‘Bad Prosecutor’ review: EXO’s D.O. seeks justice in this pacey if predictable K-drama

‘Bad Prosecutor’ struggles with overused tropes and convenient narratives, but it still manages to make you root for the little guy

While watching Bad Prosecutor, you will inevitably ask yourself: is our titular prosecutor Jin Jung (Do Kyung-soo, or EXO member D.O.) struggling because he’s fighting an inherently corrupt system by using see-through tactics, or is he just, well, bad at his job?

The distinction between the two is blurred throughout, certainly not helped by the fact that Jin Jung is, as yet another eccentric, unhinged genius, a walking trope. A newly minted prosecutor propelled by a deep sense of justice, Jin Jung doesn’t wear typical office attire and carries a wooden sword around (probably only because our dishevelled white knight can’t get his hands on an actual one).

He’s also full of himself: he regularly disregards rules and protocols, doesn’t care for niceties, and encroaches on cases outside his jurisdiction. But when a murder and a wrongfully convicted suspect expose fractures in the judicial system, Jin Jung decides that cleaning society up might have to start at home – and his unconventional ways might come in handy.

It’s a pacey and comedic premise for a thoroughly punchable character. Jin Jung is at least a little bit hypocritical in using crooked methods to deliver justice yet expecting the larger justice system to uphold a moral code of conduct. Even more frustrating is his saviour complex: he embraces the ‘troublemaker’ and ‘lone wolf’ labels, thinking of himself as an instrument of justice and justifying his blatant disregard for procedure and boundaries at the expense of his colleagues.

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It’s credit to Do’s acting that despite Jin’s flaws, he manages to make the man likeable, particularly because of his comic timing and his perpetually dazed, sleep-deprived expression. Jin spends the two episodes of Bad Prosecutor out so far on his high horse, but the show does hint that Jin might learn to rely on others eventually. Joining him in his crusade are colleagues Shin A-ra (Lee Se-hee) and Oh Do-hwan (Ha Jun), both of whom acknowledge the absurdity of wanting to tackle a broken system head on like Jin does. So far, Bad Prosecutor doesn’t give viewers enough time to understand Shin and Oh – or take them seriously. At its worst, the show makes these senior prosecutors with much more experience than Jin look grossly incompetent and unrealistically sloppy.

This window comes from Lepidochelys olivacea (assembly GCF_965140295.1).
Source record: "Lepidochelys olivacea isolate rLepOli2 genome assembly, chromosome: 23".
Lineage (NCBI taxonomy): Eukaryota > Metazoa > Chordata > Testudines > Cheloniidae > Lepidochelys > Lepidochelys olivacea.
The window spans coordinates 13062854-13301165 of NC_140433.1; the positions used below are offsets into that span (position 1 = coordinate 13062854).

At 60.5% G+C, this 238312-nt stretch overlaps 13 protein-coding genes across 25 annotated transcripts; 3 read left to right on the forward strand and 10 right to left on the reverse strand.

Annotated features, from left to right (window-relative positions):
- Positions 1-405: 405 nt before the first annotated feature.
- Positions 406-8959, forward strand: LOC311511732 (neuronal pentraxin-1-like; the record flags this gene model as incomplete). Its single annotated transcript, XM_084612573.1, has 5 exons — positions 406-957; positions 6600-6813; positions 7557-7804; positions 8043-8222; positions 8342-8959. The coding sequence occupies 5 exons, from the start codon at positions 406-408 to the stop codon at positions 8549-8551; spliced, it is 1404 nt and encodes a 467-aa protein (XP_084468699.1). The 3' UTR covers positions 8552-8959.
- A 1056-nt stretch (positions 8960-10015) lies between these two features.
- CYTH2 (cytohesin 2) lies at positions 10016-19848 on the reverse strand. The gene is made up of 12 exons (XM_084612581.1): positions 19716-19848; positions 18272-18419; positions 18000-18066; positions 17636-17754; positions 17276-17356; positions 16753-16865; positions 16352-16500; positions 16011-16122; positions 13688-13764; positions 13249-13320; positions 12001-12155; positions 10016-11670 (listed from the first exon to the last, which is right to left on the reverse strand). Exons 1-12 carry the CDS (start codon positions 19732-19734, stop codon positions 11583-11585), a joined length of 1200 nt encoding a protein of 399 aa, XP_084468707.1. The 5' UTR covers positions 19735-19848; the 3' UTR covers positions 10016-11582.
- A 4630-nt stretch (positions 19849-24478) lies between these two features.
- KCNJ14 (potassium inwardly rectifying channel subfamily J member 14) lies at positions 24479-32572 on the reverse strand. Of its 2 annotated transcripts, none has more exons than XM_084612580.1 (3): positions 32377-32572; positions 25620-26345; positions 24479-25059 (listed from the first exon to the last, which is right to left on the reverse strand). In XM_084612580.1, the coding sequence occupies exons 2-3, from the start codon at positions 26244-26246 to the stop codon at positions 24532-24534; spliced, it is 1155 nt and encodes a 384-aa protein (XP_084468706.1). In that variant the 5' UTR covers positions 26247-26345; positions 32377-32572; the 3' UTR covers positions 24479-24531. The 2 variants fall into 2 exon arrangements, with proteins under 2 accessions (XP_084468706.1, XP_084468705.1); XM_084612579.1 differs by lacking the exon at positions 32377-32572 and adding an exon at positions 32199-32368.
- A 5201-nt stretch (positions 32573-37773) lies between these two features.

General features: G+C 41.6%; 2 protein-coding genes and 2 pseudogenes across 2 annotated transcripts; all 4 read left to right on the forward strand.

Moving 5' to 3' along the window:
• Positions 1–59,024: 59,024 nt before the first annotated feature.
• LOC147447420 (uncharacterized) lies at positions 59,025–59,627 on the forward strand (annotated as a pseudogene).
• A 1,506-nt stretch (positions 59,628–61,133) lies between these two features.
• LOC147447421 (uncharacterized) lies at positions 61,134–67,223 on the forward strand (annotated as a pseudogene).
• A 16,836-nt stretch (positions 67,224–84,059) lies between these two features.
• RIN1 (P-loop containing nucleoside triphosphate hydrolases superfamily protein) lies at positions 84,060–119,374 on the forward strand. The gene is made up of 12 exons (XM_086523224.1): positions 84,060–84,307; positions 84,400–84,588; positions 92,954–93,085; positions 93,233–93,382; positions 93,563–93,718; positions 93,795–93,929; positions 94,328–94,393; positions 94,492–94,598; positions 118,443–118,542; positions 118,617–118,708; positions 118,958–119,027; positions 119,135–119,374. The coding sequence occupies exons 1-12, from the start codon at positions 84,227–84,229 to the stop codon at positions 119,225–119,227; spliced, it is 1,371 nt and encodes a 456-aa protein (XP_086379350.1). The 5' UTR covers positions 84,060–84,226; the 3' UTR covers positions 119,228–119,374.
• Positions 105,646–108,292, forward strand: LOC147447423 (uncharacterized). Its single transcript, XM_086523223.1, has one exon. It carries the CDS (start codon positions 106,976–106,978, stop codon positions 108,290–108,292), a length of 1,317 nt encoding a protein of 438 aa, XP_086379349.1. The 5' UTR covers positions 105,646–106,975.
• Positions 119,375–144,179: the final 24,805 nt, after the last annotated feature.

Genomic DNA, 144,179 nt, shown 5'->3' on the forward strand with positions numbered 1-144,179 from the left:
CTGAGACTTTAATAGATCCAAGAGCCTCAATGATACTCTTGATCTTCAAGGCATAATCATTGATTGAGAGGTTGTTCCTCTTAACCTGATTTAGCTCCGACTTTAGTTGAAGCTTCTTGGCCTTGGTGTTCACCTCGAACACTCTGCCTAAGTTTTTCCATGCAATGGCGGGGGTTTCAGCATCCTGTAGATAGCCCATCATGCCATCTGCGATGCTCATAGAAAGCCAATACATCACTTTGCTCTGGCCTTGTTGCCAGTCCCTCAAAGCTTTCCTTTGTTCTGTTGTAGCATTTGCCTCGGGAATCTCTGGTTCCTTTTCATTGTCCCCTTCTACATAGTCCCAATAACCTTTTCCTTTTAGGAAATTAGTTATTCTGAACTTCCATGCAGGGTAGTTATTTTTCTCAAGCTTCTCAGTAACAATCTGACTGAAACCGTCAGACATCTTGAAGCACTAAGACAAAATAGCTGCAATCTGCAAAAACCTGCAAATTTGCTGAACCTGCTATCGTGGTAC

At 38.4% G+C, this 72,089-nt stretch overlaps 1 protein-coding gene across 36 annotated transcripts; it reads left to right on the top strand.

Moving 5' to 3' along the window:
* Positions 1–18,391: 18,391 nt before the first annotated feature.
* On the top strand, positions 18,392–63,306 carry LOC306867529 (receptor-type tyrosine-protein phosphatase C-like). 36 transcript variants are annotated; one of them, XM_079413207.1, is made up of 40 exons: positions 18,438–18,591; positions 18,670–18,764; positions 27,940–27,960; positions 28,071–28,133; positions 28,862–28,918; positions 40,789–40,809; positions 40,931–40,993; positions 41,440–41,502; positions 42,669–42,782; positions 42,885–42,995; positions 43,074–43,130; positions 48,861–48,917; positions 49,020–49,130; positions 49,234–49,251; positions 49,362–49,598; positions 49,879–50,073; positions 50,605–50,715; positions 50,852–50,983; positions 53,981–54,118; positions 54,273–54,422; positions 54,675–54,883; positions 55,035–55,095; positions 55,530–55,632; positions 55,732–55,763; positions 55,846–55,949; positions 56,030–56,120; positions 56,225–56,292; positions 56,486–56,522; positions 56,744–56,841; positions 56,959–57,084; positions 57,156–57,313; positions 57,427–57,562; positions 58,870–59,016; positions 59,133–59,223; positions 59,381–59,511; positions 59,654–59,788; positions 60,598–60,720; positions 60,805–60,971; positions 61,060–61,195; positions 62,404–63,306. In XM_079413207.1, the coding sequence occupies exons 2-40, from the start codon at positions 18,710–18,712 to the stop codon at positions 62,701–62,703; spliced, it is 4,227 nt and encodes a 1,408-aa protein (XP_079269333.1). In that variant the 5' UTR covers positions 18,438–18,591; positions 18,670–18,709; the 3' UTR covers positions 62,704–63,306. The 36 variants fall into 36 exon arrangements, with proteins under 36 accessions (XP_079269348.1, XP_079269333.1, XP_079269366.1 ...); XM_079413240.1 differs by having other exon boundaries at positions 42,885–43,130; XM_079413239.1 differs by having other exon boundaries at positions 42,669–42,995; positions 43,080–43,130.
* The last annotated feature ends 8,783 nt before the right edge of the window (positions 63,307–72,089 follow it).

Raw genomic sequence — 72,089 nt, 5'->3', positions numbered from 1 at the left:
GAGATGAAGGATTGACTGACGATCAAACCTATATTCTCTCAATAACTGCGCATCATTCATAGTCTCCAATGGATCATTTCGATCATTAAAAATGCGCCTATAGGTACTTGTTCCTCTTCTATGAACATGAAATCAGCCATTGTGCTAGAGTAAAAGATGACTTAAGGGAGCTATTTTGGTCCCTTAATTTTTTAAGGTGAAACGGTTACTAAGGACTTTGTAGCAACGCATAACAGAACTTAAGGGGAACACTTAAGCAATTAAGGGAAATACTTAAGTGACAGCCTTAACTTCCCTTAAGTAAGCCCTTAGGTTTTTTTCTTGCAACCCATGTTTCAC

Bad Prosecutor does not take itself too seriously, which is a double-edged sword. While that does wonders for the comedy and the thinly veiled absurdity – even in the middle of a gruesome murder – it also makes plot developments convenient and predictable. Of course the ‘ace’ of the prosecutors’ office turns out corrupt and of course the rot goes all the way to the office’s upper echelons – and of course our hero publicly exposes the Deputy Chief Prosecutor’s nefarious ways.

Despite the flaws, the show’s relatively light-hearted approach is a clever way to set up the inevitable David and Goliath battle that it is foreshadowing. Jin Jung may be flawed and eccentric, but his dogged determination to deliver justice at all costs makes the viewer root for the little guy. One can only hope that this ‘bad prosecutor’ does good on his promise and learns a thing or two about himself on his journey.

Bad Prosecutor airs every Wednesday and Thursday at 21:50 KST on KBS2 and in selected countries on Viu.

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